12 Brilliant Uses for Your Leaf Blower
My wife and I live in the middle of a mature hardwood forest, which puts us knee deep in leaves much of the year. In October and April, I spend hours with a commercial-grade backpack blower strapped to my back. But the other 10 months, I depend on my battery-powered blowers—and I’m not kidding. Let me show you what I use them for.
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Cleaning Shop Vacuum Filters
I used to hold shop vacuum filters at arm’s length and blow them out with my air hose nozzle—ideally when there was a breeze so the dust would blow downwind of me. But I still ended up covered in dust every time I did it. Now I just hold the filter down with my foot and blow it out with the leaf blower. I stay a lot cleaner with this method.
A few times a year, I give my dust-covered shop a blowing out. First I open the doors and put a couple of box fans in the doorways, blowing air outside. Then I open all the blast gates on the power tools and switch on the dust collector. I put on my dust mask, safety glasses and hearing protection, and then I go nuts with the leaf blower, starting at the back of the shop and working my way toward the doors. Under and over benches, shelving, air collection ducts and overhead lights—everything gets blasted. The dust that isn’t blown outside gets sucked into the dust collector, which I leave running for about 20 minutes after blowing. Plus: Check out these 14 tips for dealing with leaves like a pro.
Grass-Free Mower Decks
Grass that collects on top of the mower deck gets under the pulleys and wrapped around the drive shafts. Blow it off before it becomes a problem.
Spot-Free Car Washing
Whether you go to a self-service car wash or swab your car down at home, blow-dry it after rinsing and your car will be spot-free. Start at the roof and work your way down. By the way, if you use car-wash detergent from an auto parts store, you’ll get far better results than you would using dishwashing soap or other household cleaners.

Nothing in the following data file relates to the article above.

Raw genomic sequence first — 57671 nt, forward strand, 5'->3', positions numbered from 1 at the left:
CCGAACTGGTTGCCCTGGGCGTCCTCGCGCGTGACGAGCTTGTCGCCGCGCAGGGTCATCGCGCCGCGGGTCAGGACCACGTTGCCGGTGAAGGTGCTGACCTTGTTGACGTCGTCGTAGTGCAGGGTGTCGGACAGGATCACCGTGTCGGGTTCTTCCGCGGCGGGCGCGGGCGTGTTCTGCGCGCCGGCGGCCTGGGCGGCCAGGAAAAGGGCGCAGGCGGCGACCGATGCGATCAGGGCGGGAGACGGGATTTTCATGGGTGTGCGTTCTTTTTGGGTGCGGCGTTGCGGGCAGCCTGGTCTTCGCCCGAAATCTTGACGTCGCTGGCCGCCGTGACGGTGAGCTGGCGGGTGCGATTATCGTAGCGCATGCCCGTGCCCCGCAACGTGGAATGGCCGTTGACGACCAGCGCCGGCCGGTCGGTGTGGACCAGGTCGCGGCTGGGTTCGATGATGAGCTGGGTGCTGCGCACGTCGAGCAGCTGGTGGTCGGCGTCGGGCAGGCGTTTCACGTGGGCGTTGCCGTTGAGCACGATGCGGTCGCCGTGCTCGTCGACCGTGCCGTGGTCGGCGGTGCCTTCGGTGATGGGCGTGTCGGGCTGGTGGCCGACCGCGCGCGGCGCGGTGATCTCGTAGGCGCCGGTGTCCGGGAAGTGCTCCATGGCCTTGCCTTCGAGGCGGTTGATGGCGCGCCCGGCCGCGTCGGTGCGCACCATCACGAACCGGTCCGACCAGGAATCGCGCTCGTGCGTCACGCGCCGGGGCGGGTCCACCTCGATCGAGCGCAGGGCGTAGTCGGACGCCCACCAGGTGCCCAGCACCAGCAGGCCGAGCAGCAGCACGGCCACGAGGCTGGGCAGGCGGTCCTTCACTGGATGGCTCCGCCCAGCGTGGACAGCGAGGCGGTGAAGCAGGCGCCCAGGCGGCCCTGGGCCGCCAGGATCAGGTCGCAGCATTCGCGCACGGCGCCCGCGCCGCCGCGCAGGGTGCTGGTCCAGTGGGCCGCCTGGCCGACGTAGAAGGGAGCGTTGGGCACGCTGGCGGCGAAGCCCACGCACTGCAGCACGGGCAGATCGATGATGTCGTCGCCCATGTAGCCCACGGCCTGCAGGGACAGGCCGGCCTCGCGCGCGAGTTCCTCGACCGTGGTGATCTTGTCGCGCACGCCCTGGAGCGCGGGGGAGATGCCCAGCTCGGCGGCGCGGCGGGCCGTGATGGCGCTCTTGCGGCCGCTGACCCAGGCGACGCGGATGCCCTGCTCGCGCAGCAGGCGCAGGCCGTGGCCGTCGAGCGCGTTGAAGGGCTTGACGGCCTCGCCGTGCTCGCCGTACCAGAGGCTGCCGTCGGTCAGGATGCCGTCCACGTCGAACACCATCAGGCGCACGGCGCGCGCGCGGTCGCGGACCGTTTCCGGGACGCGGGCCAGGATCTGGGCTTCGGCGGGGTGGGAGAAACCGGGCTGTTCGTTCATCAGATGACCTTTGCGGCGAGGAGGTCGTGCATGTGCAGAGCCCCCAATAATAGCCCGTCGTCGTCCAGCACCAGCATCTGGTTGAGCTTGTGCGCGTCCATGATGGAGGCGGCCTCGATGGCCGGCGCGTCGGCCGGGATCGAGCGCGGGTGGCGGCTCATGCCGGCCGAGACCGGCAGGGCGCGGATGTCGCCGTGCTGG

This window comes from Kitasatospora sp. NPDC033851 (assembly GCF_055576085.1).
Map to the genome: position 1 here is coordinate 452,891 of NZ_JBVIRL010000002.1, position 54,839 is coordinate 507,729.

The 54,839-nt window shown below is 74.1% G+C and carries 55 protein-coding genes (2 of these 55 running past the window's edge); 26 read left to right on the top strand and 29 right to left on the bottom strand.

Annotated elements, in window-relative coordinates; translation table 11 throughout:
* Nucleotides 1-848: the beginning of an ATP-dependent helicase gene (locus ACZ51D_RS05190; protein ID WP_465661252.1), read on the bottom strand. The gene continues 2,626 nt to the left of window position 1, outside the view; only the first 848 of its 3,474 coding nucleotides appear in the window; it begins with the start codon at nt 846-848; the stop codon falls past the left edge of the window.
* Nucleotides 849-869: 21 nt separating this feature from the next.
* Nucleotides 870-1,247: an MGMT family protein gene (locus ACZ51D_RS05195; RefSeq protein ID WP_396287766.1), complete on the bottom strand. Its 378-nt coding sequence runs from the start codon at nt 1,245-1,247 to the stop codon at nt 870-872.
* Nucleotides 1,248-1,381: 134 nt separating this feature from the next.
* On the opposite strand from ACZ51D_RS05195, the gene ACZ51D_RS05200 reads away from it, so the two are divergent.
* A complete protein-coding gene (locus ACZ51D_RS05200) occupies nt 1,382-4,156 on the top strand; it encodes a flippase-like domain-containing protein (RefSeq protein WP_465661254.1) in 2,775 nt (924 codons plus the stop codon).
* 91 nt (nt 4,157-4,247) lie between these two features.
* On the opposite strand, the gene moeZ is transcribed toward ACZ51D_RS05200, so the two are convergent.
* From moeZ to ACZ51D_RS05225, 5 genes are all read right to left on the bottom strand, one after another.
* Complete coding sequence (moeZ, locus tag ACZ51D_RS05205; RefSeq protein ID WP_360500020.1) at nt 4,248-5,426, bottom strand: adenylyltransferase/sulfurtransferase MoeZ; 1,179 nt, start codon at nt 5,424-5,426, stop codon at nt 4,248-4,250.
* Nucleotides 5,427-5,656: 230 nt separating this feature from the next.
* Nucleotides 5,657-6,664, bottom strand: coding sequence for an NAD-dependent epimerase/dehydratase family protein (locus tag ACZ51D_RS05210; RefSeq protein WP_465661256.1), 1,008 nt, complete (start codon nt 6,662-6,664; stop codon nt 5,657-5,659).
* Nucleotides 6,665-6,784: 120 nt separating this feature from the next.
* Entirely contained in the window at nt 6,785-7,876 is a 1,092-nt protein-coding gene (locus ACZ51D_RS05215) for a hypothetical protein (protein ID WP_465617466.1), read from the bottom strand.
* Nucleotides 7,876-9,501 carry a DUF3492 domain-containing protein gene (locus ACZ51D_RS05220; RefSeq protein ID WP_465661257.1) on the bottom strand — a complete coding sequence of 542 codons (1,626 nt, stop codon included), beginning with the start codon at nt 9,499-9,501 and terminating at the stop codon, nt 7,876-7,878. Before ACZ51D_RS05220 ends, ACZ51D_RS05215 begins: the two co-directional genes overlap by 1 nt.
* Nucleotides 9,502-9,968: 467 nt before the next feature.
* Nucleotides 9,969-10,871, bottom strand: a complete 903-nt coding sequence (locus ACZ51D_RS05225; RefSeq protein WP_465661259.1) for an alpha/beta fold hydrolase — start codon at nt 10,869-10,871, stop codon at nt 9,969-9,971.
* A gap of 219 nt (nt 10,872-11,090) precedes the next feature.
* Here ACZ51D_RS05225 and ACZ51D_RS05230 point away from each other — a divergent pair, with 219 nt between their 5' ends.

When you’re blasting your soffits to get rid of all the cobwebs, do one more thing. Diligently blow out all the dust from the perforations in your aluminum soffits (or rectangular screens if you have plywood soffits). Dust can block some of the airflow into your attic, and that airflow is important for keeping the attic cooler in summer and for preventing ice dams in winter.
Light Snow and Leaves
If my car is covered with light snow or leaves, I just blow it off with the leaf blower. I do the same with my deck and when leaves get stuck on my shop’s entryway roof.
Plus: A Home Inspector Reveals the 6 Signs Your House is in Trouble
Blowing Out the Cars
I haul around a lot of construction tools—and therefore debris—in my cars (two long years now without a pickup). So I use my leaf blower to do a big overall cleaning. I blow out the back, the floors, the dash—everything. I even take out the rugs and blow them off. It isn’t exactly “detailing” a car, but if you’re like me and you’d rather be watching golf, you’ve got to get creative once in a while.
After the Rain…
Want to dine alfresco on the deck tonight? Blow the water off the chairs and table so you can enjoy the evening with friends and family without worrying about wet seats.
If the rain is causing a lot of issues for your home, check out these 25 hints for fixing roof and gutter issues.
Electric Fire Bellows
Need to get that fire started in a hurry? Give it a massive shot of oxygen. Just don’t get so close that you melt the plastic nozzle—and be sure to wear safety glasses.
You can easily blast your gutters clean with your blower and these handy extensions. The attachments are easy to put together and fit most major brands of gas and electric blowers. Plus, the whole tool is very lightweight.
Leaf Blower Safety Tips:
- Wear hearing protection. Newer leaf blowers are usually rated below 75 decibels, but that’s based on the noise level 50 ft. away from the machine. The noise level right at the machine can easily approach 100 decibels — high enough to cause permanent hearing loss.
- Wear eye protection. Leaf blowers kick up dust, dirt and rocks.
- Let the machine cool for 15 minutes before refueling. Heat from a hot engine can ignite gas vapors as you fill the tank.
Blower/Vacuum Operating Tips:
- Twigs, garden mulch and landscape rocks can damage the impeller, so scout your yard and remove those objects before using the vacuum feature.
- Wear a dust respirator when shredding dry leaves and emptying the shoulder bag? Shredding kicks up a lot of dust.
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